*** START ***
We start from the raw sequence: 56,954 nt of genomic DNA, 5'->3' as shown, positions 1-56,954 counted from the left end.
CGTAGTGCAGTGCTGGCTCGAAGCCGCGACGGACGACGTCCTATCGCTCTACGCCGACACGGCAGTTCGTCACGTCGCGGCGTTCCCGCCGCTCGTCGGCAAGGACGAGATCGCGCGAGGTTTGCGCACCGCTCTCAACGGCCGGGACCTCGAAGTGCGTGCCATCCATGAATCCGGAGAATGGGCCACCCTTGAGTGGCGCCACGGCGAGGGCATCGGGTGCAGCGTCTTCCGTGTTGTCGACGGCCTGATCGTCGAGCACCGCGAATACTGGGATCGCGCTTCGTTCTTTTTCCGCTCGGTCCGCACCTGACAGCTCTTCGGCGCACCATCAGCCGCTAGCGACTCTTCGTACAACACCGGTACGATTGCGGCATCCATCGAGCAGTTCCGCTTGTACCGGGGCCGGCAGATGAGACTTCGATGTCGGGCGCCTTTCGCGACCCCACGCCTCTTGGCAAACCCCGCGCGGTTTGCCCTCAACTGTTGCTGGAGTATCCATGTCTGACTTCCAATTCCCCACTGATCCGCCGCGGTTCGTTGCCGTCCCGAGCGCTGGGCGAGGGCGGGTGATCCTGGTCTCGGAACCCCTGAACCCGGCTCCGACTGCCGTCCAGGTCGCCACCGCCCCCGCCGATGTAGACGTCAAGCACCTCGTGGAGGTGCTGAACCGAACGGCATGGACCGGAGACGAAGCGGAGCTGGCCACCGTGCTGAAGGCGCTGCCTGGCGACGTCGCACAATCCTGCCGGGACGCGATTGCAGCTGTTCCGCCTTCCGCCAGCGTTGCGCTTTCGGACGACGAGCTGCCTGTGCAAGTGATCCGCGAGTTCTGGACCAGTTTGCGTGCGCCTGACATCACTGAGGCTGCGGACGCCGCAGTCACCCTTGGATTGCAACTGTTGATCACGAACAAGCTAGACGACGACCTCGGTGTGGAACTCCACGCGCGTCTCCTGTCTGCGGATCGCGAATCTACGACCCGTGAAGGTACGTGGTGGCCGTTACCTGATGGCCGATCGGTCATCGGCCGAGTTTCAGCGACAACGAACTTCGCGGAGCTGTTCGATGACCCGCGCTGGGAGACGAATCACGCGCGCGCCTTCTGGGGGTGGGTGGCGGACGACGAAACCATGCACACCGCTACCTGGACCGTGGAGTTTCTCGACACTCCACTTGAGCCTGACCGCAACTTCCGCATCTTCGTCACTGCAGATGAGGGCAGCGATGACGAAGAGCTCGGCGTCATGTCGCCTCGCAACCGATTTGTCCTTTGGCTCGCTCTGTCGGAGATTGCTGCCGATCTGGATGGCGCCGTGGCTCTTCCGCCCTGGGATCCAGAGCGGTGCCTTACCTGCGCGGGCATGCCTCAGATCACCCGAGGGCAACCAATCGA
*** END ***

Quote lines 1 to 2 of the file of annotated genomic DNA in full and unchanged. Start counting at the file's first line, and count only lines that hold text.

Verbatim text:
We start from the raw sequence: 56,954 nt of genomic DNA, 5'->3' as shown, positions 1-56,954 counted from the left end.
CGTAGTGCAGTGCTGGCTCGAAGCCGCGACGGACGACGTCCTATCGCTCTACGCCGACACGGCAGTTCGTCACGTCGCGGCGTTCCCGCCGCTCGTCGGCAAGGACGAGATCGCGCGAGGTTTGCGCACCGCTCTCAACGGCCGGGACCTCGAAGTGCGTGCCATCCATGAATCCGGAGAATGGGCCACCCTTGAGTGGCGCCACGGCGAGGGCATCGGGTGCAGCGTCTTCCGTGTTGTCGACGGCCTGATCGTCGAGCACCGCGAATACTGGGATCGCGCTTCGTTCTTTTTCCGCTCGGTCCGCACCTGACAGCTCTTCGGCGCACCATCAGCCGCTAGCGACTCTTCGTACAACACCGGTACGATTGCGGCATCCATCGAGCAGTTCCGCTTGTACCGGGGCCGGCAGATGAGACTTCGATGTCGGGCGCCTTTCGCGACCCCACGCCTCTTGGCAAACCCCGCGCGGTTTGCCCTCAACTGTTGCTGGAGTATCCATGTCTGACTTCCAATTCCCCACTGATCCGCCGCGGTTCGTTGCCGTCCCGAGCGCTGGGCGAGGGCGGGTGATCCTGGTCTCGGAACCCCTGAACCCGGCTCCGACTGCCGTCCAGGTCGCCACCGCCCCCGCCGATGTAGACGTCAAGCACCTCGTGGAGGTGCTGAACCGAACGGCATGGACCGGAGACGAAGCGGAGCTGGCCACCGTGCTGAAGGCGCTGCCTGGCGACGTCGCACAATCCTGCCGGGACGCGATTGCAGCTGTTCCGCCTTCCGCCAGCGTTGCGCTTTCGGACGACGAGCTGCCTGTGCAAGTGATCCGCGAGTTCTGGACCAGTTTGCGTGCGCCTGACATCACTGAGGCTGCGGACGCCGCAGTCACCCTTGGATTGCAACTGTTGATCACGAACAAGCTAGACGACGACCTCGGTGTGGAACTCCACGCGCGTCTCCTGTCTGCGGATCGCGAATCTACGACCCGTGAAGGTACGTGGTGGCCGTTACCTGATGGCCGATCGGTCATCGGCCGAGTTTCAGCGACAACGAACTTCGCGGAGCTGTTCGATGACCCGCGCTGGGAGACGAATCACGCGCGCGCCTTCTGGGGGTGGGTGGCGGACGACGAAACCATGCACACCGCTACCTGGACCGTGGAGTTTCTCGACACTCCACTTGAGCCTGACCGCAACTTCCGCATCTTCGTCACTGCAGATGAGGGCAGCGATGACGAAGAGCTCGGCGTCATGTCGCCTCGCAACCGATTTGTCCTTTGGCTCGCTCTGTCGGAGATTGCTGCCGATCTGGATGGCGCCGTGGCTCTTCCGCCCTGGGATCCAGAGCGGTGCCTTACCTGCGCGGGCATGCCTCAGATCACCCGAGGGCAACCAATCGA